Well, what the protesters hope they do is talk to them, and meet to them and hear their grievances. That's where they're trying to hurt the city is in an area that will get them to the negotiating table to talk about, how are we going to fix generations of grievance from people of color who believe they have been discriminated against in this city by police?
WILLIAM BRANGHAM: Is it your sense that those protests, the economic pressure on the city, will both continue, and will they work?
TONY MESSENGER: My sense is that it's going to continue.
There were some high school walkouts today. There are other protests planned tonight. There has not been, to the best of my knowledge, any discussion between community leaders, activists, protest leaders and elected officials. And my sense is, similar to Ferguson, until those discussions start to take place, that what we have been seeing on the streets over the last two or three nights is going to continue for a period of time.
WILLIAM BRANGHAM: I know you have been covering this and Ferguson and other types of protests for a long time.
What is your sense about, when does this cycle end? It seems like we have been having this argument. The communities feel they're not trusted, they're treated poorly by the police. These horrible incidents occur. Police don't seem to be held responsible. And the community erupts.
How do we interrupt that cycle?
TONY MESSENGER: Well, if you listen to the protesters, one of the things that they frequently chapter is, "No justice, no peace."
And so what they say is, it will end when there's justice, it will end when police stop killing young black men.
That's what they're telling us. The sense that I get, three years after Ferguson, is that not a lot has changed in our community. There have been some efforts at reconciliation and education, but the poor black people that I talk to regularly, that I write about in my column on a variety of issues don't believe that they are a part of this economy, don't believe that they are full members of the community in some regard.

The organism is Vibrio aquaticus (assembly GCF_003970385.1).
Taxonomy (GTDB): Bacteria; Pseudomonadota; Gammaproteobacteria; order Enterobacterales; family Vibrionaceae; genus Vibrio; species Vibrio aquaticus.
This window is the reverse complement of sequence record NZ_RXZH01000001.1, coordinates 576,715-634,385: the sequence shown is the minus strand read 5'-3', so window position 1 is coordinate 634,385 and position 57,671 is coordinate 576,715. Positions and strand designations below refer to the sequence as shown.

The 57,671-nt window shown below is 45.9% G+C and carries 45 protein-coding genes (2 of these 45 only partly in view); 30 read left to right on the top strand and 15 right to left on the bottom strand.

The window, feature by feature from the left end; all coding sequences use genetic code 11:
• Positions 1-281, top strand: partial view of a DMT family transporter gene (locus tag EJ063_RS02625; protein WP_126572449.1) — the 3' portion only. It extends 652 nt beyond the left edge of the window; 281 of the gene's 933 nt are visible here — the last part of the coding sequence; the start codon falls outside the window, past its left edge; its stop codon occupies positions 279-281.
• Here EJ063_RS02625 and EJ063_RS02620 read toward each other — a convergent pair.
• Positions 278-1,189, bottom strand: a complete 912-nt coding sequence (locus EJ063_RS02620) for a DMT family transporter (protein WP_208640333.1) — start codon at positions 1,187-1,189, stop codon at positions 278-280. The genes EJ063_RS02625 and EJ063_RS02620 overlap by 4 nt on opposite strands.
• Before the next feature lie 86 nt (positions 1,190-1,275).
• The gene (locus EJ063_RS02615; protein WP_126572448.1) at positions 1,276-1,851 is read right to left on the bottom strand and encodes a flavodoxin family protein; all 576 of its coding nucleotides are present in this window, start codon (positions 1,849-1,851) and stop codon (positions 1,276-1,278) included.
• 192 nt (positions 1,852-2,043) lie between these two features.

And until that happens, until there's more trust between white and black, between police and the communities of color that they serve, then this sort of cycle is going to continue.
WILLIAM BRANGHAM: As we mentioned, we asked to talk to someone in the police force, and they didn't get back to us in time.
What is your sense of how the police view all of this, this particular case, but also the protests that have followed?
TONY MESSENGER: There is a split within the police department as well between black and white. There is a split between those quality police officers who believe in a higher level of training and some of those who give the police department in Saint Louis or Saint Louis County or the multiple municipalities that we have around here a bad name.
So, within the police department, there is somewhat of a split. But there is very much a divide between police and protester here. Last night, the police — the interim police chief for Saint Louis said that police owned the night.
And, last night, police were recorded on video chanting themselves — "Whose streets? Our streets" — after they arrested some protesters, some reporters, some live-streamers, and other people.
So, that divide between protester and police is very stark still.
WILLIAM BRANGHAM: Tony Messenger of The Saint Louis Post-Dispatch, thank you so much.
TONY MESSENGER: Thanks for having me.